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Graham Thornicroft

in Shunned

Published on behalf of ©Graham Thornicroft

Published in print July 2003 | ISBN: 9780198570981
Published online February 2013 | e-ISBN: 9780191754463 | DOI: http://dx.doi.org/10.1093/med/9780198570981.003.0001

Series: International Perspectives in Philosophy & Psychiatry

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This chapter begins with a case study, before discussing the reaction of family members to mental illness. When features of mental illness first begin, relatives will often start by taking a common-sense view and recommend, for example, ways to avoid stress, or to adopt a more healthy lifestyle. When common sense is not effective, a second ordinary reaction is to see signs of unusual talk or actions as thoughtless or ‘bad’ behaviour, and to adopt a blaming or nagging attitude. Reactions to family members are then discussed. During the last 20 years it has been increasingly recognised that not only are people with mental illness themselves the butt of limited understanding, prejudiced attitudes and discriminatory behaviour, but so are their family members. Mental illnesses can also have profound effects on housing, and this is covered next. For people who are most disabled by mental illnesses, the pattern for much of the last century in many countries has been to provide completely segregated housing in long-stay psychiatric hospitals. Finally the chapter looks at neighbours, and discussed how people with mental illness commonly report adverse reactions, especially verbal abuse, from neighbours.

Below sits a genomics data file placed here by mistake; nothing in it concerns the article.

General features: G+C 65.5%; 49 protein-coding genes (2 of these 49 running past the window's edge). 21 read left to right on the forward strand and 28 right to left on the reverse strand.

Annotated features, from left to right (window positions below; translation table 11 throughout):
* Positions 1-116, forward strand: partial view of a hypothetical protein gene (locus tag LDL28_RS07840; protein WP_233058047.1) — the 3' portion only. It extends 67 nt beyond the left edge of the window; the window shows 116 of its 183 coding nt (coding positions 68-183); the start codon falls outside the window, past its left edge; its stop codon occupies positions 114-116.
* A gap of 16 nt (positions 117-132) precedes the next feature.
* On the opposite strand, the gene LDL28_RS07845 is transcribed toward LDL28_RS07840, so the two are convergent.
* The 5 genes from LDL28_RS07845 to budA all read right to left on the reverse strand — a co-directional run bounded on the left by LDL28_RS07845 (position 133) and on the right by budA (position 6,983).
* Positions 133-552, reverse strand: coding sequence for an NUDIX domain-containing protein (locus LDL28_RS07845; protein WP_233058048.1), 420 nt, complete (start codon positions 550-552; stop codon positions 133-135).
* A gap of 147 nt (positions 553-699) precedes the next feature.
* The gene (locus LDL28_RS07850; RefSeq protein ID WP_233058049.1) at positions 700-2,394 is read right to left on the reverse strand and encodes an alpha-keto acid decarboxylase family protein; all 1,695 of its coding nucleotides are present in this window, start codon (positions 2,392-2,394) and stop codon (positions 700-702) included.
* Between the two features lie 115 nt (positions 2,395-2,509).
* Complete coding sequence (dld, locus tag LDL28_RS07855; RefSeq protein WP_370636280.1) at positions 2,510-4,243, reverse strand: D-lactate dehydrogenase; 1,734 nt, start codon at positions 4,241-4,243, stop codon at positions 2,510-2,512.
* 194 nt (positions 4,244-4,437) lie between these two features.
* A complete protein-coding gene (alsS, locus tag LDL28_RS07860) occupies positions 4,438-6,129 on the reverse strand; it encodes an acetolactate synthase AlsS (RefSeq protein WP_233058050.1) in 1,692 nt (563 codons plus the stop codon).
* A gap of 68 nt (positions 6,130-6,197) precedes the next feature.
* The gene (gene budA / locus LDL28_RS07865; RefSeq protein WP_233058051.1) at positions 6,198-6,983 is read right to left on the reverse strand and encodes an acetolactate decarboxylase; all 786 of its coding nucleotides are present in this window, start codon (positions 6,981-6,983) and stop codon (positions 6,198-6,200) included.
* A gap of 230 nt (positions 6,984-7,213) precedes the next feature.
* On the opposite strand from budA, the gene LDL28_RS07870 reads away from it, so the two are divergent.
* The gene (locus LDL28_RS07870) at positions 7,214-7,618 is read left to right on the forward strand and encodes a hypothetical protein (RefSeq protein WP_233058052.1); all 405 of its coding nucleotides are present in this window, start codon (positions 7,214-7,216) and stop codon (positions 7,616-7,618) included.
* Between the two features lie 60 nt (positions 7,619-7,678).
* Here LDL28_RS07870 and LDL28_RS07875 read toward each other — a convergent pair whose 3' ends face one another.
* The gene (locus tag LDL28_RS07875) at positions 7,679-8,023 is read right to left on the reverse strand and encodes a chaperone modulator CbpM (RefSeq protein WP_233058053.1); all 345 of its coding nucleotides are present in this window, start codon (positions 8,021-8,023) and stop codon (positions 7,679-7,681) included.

Chapter.  10111 words.  Illustrated.

Subjects: Psychiatry

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